One of the most powerful aspects of the Web is linking – the ability for one page to refer to another page, creating a chain of references that allows the reader to delve into more detail or into related subject material when reading a given article. Like any tool, however, linking can be used well or used poorly.
I was prompted to write this article after recently spending quite a bit of time fixing (generally by deleting) broken links in a web site I inherited. This exercise made me realize that there is a wide range of opinions among Web authors about what constitutes a good link, and what constitutes good linking practice.
In this article we will review some thoughts on what makes links useful or harmful to an article on the Web, and suggest some general practices to improve the quality of links and to reduce the future maintenance costs of keeping links in a page working.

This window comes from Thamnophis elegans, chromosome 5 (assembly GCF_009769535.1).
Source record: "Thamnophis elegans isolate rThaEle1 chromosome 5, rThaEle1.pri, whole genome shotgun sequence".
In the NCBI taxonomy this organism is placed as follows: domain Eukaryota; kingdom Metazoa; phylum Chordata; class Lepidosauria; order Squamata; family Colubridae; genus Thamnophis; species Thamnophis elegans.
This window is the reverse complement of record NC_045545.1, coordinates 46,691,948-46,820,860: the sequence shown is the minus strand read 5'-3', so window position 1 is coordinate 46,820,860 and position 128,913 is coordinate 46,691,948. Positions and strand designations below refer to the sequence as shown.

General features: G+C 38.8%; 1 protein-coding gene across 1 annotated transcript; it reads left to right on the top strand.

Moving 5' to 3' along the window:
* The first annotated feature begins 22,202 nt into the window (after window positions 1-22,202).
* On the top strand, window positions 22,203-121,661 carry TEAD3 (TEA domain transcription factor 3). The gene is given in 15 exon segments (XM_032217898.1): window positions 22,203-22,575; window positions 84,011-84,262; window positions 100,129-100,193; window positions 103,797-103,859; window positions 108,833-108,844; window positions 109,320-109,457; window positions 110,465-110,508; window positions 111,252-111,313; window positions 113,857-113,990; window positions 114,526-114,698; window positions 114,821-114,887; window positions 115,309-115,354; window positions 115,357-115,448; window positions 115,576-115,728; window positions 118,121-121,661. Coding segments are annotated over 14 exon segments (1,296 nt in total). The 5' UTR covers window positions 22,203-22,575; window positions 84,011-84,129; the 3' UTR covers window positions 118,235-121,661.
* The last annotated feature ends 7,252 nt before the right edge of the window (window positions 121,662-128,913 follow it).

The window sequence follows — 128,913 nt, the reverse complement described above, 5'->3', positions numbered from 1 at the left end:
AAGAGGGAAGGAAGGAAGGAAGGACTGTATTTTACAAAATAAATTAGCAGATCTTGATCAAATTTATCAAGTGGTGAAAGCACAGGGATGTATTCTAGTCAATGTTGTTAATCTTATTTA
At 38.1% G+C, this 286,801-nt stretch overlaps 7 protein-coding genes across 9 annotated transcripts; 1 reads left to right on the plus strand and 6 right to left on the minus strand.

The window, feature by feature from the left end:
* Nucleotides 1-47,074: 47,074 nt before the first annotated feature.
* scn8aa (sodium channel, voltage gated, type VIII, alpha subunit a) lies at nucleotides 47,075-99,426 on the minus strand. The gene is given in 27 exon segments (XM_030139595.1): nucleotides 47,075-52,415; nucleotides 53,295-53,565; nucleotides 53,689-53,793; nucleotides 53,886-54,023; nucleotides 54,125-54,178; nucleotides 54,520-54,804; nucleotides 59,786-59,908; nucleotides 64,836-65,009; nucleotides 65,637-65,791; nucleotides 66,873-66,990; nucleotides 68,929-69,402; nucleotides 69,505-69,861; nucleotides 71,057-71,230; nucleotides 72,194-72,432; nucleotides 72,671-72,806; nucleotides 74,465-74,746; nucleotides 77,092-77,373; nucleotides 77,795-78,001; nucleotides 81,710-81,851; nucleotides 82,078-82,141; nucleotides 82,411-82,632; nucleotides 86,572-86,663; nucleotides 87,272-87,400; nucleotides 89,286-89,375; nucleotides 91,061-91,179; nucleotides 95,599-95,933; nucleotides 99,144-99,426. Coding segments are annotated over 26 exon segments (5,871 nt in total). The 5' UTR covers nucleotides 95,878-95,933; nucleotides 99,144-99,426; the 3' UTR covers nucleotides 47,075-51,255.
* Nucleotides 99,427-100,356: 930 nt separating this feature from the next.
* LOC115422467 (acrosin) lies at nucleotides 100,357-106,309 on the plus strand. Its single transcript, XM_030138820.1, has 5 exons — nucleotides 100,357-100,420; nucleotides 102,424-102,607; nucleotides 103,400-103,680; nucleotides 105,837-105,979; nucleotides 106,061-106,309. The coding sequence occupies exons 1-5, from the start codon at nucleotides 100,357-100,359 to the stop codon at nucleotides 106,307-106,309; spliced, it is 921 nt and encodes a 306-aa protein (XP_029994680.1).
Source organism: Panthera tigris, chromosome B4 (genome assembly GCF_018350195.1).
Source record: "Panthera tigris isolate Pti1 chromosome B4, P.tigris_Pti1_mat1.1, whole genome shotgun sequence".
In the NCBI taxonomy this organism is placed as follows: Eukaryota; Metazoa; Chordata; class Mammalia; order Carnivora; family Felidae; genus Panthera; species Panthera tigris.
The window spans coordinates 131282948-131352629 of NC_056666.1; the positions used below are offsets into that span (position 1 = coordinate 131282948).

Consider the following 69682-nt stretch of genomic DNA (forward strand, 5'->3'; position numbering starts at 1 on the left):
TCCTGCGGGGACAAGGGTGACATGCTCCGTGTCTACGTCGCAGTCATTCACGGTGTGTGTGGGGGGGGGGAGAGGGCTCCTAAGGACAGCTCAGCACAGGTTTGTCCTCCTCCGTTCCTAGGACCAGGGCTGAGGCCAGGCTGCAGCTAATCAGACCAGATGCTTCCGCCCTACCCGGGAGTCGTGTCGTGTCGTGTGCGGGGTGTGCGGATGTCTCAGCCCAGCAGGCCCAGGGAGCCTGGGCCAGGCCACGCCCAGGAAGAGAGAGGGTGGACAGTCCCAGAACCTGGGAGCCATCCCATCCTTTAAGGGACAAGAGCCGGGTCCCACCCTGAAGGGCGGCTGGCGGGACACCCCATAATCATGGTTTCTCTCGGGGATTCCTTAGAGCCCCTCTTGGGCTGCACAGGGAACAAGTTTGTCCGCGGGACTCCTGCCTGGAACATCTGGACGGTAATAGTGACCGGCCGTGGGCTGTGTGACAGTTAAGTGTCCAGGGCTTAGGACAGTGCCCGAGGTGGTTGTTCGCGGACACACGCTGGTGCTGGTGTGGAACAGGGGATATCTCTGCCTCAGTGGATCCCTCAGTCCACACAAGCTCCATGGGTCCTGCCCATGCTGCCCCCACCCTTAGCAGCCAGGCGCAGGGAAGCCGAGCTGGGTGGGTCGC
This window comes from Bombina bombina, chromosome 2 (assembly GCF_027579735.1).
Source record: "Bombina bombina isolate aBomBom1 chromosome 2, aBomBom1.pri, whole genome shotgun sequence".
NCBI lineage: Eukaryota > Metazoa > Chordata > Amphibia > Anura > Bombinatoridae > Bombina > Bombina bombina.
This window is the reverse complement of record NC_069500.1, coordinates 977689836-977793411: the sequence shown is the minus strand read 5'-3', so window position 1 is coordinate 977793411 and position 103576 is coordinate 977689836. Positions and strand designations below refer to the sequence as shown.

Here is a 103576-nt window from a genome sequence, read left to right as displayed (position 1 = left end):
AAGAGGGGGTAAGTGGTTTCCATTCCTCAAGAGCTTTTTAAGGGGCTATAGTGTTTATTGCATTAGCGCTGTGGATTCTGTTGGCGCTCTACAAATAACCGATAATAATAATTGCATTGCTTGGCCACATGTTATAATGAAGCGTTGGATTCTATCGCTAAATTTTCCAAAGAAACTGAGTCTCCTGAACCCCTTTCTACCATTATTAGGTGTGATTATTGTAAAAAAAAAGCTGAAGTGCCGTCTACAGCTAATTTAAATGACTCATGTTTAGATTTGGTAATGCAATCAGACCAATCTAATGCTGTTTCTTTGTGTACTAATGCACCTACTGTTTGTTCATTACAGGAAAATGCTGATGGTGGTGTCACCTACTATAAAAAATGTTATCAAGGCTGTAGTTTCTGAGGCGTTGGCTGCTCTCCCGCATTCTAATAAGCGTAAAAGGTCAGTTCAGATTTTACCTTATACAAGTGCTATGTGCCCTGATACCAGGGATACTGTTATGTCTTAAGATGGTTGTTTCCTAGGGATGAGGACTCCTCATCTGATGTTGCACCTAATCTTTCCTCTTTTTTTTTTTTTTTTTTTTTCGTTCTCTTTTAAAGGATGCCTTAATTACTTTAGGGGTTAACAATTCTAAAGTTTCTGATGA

These are only guidelines, of course. Every suggestion here has valid exceptions, but hopefully the guidelines will still serve to improve the quality of Web-published articles and to make it easier to keep web sites up to date and relevant.
It would be easy for a webmaster to say "don't put links in your articles – it's too hard to maintain." But that would be poor advice; there are many excellent reasons to link from your article to other pages on the Web.
Links enhance the credibility of your article, by providing pointers to authoritative reference material (much as references do in traditional written works).
Links add value to your article by taking the reader to relevant reference or background material, while keeping it from cluttering your article with a level of detail beyond what you wanted to cover.
Links may even introduce your reader to separate, but related, topics and promote whole new avenues of exploration for them.